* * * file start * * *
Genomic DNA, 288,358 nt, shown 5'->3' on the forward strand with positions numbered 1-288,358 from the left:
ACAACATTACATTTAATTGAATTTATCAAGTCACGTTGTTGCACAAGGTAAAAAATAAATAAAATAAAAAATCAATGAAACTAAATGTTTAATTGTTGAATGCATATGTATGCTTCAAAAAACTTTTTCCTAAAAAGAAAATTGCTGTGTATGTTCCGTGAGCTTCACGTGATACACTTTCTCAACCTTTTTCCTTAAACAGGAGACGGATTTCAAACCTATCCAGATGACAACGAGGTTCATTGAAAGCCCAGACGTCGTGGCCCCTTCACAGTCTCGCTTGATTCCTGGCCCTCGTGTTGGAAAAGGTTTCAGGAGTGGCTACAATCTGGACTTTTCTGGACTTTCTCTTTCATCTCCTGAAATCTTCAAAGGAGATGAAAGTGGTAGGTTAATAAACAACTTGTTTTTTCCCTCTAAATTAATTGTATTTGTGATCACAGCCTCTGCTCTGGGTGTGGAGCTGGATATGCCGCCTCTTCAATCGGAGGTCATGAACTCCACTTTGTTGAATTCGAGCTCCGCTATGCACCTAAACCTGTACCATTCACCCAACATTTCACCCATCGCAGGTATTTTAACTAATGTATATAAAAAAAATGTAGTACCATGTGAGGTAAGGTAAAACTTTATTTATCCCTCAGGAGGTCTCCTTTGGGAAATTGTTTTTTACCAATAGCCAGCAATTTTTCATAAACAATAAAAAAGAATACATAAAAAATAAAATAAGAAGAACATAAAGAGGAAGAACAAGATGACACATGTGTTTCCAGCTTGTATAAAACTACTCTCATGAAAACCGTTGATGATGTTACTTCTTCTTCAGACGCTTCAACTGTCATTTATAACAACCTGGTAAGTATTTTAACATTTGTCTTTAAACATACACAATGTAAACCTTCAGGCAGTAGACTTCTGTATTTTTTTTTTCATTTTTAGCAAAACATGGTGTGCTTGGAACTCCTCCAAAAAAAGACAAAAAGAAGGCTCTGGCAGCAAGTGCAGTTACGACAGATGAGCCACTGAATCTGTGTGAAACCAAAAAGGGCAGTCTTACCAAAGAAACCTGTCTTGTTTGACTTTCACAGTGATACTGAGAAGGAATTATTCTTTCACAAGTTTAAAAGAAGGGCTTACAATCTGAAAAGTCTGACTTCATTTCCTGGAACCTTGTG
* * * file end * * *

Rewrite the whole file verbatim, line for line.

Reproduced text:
Genomic DNA, 288,358 nt, shown 5'->3' on the forward strand with positions numbered 1-288,358 from the left:
ACAACATTACATTTAATTGAATTTATCAAGTCACGTTGTTGCACAAGGTAAAAAATAAATAAAATAAAAAATCAATGAAACTAAATGTTTAATTGTTGAATGCATATGTATGCTTCAAAAAACTTTTTCCTAAAAAGAAAATTGCTGTGTATGTTCCGTGAGCTTCACGTGATACACTTTCTCAACCTTTTTCCTTAAACAGGAGACGGATTTCAAACCTATCCAGATGACAACGAGGTTCATTGAAAGCCCAGACGTCGTGGCCCCTTCACAGTCTCGCTTGATTCCTGGCCCTCGTGTTGGAAAAGGTTTCAGGAGTGGCTACAATCTGGACTTTTCTGGACTTTCTCTTTCATCTCCTGAAATCTTCAAAGGAGATGAAAGTGGTAGGTTAATAAACAACTTGTTTTTTCCCTCTAAATTAATTGTATTTGTGATCACAGCCTCTGCTCTGGGTGTGGAGCTGGATATGCCGCCTCTTCAATCGGAGGTCATGAACTCCACTTTGTTGAATTCGAGCTCCGCTATGCACCTAAACCTGTACCATTCACCCAACATTTCACCCATCGCAGGTATTTTAACTAATGTATATAAAAAAAATGTAGTACCATGTGAGGTAAGGTAAAACTTTATTTATCCCTCAGGAGGTCTCCTTTGGGAAATTGTTTTTTACCAATAGCCAGCAATTTTTCATAAACAATAAAAAAGAATACATAAAAAATAAAATAAGAAGAACATAAAGAGGAAGAACAAGATGACACATGTGTTTCCAGCTTGTATAAAACTACTCTCATGAAAACCGTTGATGATGTTACTTCTTCTTCAGACGCTTCAACTGTCATTTATAACAACCTGGTAAGTATTTTAACATTTGTCTTTAAACATACACAATGTAAACCTTCAGGCAGTAGACTTCTGTATTTTTTTTTTCATTTTTAGCAAAACATGGTGTGCTTGGAACTCCTCCAAAAAAAGACAAAAAGAAGGCTCTGGCAGCAAGTGCAGTTACGACAGATGAGCCACTGAATCTGTGTGAAACCAAAAAGGGCAGTCTTACCAAAGAAACCTGTCTTGTTTGACTTTCACAGTGATACTGAGAAGGAATTATTCTTTCACAAGTTTAAAAGAAGGGCTTACAATCTGAAAAGTCTGACTTCATTTCCTGGAACCTTGTG